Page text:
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He Feels Decapitated

Cleone Reed Brenda Lee Cult forcing beliefs onto family members indoctrination Jehovah Witness Jehovah Witness Cult Jehovah Witnesses Out of the Cocoon rejecting children Watch Tower Watchtower

 Brenda Lee, in Out of the Cocoon, shares her experience of parental rejection and escaping the Jehovah Witness's cult in her book, in YouTube Videos, and in a televised documentary.  Looking at the issue from the outside, I viewed it cognitively and considered it insanity that any parent could cut off all ties with family members if they didn't believe as they were told to believe. Not only is this indoctrination and brain washing, but I consider this psychological domestic violence and religious abuse. The scars can carve deeper into one's soul than if stabbed by a knife. My opinions fuel a righteous rage in my consciousness.

Beyond the cognitive, last night this issue stabbed me in the heart. Visiting the most beautiful and loving family anyone could ever know, I am so full of compassion. They have been cut off. Our friend's father has fallen under the spell of the Jehovah Witness's insane demands; and because our friend has been exposed to the Jehovah Witness's indoctrination and refused to bite the poison, he is no longer his father's son. He has been ostracized. Cut off. Our friend says he feels like he has been decapitated.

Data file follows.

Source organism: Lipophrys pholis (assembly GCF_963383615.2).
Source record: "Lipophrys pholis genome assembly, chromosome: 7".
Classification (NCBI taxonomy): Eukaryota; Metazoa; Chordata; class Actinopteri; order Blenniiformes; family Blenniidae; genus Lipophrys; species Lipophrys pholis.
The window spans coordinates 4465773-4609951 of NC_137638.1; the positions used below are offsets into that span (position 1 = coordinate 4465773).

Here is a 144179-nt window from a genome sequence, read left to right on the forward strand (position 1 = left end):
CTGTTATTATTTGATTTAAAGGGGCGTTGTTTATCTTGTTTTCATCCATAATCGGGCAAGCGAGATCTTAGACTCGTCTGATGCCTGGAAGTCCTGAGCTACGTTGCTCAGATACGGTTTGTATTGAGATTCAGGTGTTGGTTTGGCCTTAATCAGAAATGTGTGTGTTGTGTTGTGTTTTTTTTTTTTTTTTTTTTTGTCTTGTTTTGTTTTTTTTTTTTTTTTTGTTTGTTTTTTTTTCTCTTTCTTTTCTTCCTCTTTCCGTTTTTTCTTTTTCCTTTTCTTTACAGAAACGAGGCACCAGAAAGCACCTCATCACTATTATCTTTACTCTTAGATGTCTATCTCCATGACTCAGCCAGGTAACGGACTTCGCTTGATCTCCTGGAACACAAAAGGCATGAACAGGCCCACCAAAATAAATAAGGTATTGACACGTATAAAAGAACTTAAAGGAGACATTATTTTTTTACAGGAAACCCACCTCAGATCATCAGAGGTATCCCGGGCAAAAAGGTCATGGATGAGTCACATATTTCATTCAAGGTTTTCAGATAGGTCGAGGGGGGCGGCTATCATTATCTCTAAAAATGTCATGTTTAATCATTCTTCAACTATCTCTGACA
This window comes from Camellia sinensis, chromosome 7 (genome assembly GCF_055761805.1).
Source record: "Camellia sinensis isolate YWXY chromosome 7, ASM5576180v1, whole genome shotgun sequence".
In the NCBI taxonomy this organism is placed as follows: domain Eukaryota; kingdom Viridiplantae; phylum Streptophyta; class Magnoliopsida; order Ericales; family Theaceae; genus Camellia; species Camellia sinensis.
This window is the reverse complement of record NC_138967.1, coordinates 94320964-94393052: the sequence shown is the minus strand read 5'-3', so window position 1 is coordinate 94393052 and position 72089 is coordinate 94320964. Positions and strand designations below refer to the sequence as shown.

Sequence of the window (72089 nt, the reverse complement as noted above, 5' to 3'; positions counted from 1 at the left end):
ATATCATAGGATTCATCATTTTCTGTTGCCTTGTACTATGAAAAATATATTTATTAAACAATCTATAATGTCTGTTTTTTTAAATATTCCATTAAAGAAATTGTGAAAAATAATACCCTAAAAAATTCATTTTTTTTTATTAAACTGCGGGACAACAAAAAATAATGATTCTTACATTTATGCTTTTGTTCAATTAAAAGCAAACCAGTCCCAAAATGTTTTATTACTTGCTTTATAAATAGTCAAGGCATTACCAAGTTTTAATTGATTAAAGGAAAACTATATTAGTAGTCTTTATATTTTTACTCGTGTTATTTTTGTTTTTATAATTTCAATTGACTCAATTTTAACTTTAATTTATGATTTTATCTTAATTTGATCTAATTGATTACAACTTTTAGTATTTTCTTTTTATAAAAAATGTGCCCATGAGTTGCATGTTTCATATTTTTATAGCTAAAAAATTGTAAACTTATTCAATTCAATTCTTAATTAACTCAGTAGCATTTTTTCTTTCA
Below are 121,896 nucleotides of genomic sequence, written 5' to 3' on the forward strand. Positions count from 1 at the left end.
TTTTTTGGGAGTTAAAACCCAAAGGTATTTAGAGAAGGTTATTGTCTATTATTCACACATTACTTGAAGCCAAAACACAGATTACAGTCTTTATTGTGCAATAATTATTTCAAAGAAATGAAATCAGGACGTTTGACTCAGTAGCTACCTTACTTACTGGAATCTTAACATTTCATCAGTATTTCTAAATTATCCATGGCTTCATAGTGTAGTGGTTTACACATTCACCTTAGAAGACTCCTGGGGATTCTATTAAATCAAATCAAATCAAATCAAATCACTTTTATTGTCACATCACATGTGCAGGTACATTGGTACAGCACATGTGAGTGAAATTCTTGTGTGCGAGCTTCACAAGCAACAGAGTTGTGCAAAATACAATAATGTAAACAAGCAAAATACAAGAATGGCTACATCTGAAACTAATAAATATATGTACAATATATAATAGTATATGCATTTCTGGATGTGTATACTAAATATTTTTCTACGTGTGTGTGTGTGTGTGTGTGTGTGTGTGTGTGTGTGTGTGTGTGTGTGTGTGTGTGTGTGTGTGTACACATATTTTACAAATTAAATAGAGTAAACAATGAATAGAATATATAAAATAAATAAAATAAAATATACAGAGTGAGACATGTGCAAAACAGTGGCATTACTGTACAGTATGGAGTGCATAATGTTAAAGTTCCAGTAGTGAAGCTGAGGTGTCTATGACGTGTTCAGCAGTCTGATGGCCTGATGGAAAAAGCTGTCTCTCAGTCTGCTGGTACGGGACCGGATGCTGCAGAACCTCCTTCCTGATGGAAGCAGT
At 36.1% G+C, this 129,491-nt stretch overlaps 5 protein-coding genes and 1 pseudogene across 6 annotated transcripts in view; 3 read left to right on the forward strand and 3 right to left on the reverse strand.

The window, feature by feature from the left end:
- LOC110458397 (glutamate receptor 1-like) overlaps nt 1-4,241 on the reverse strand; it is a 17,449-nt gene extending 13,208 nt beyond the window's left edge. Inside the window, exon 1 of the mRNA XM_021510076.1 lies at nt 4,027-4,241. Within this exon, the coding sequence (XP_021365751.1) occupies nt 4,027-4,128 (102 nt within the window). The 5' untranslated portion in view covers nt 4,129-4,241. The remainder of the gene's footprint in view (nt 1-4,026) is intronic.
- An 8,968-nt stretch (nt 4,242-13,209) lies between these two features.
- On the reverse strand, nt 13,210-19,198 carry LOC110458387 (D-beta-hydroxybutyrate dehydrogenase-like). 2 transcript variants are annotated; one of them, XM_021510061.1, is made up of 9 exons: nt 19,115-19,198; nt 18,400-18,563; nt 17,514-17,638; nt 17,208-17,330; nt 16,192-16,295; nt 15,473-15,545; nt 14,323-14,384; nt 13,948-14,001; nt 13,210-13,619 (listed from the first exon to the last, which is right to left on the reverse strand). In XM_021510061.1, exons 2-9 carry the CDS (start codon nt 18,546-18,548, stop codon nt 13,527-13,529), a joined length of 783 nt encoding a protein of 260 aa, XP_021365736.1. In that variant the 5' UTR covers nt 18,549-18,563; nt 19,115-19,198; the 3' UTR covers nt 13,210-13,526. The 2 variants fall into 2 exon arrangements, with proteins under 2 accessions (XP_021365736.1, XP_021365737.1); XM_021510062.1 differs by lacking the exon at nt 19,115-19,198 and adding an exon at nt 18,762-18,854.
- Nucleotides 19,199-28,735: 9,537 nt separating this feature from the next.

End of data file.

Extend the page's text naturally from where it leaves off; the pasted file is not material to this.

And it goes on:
Not only do I feel so sorry for his loss and the pain of feeling disowned by his own father — he's lost his father before his father dies — but I feel bad for our friend's mother. Will she be able to see her darling grandchildren again? I wonder if she feels stuck, if she has biblical beliefs to obey her husband, and that means she has to also deny her own son and consequently the grandchildren. Could she stand up to him?  

The thought of my not being able to see my grandson again is beyond my comprehension. There is nothing my son could do or think or believe, or not think or believe, that would cause me to cut him off. Nothing. I will love him until my dying day.

My idealistic child-like naivety says religion is supposed to be all about love, but it seems to me that religion is way too often about separation and judgment. May my friends' father have an epiphany and wake up to his insane psychologically abusive behaviors. This is religious abuse!

Paraphrasing Harry Palmer, creator of The Avatar Course, I often say: "When people realize that beliefs are merely art forms and not something to fight over, world peace will ensue." And I might add, peace and healthy relationships within families.

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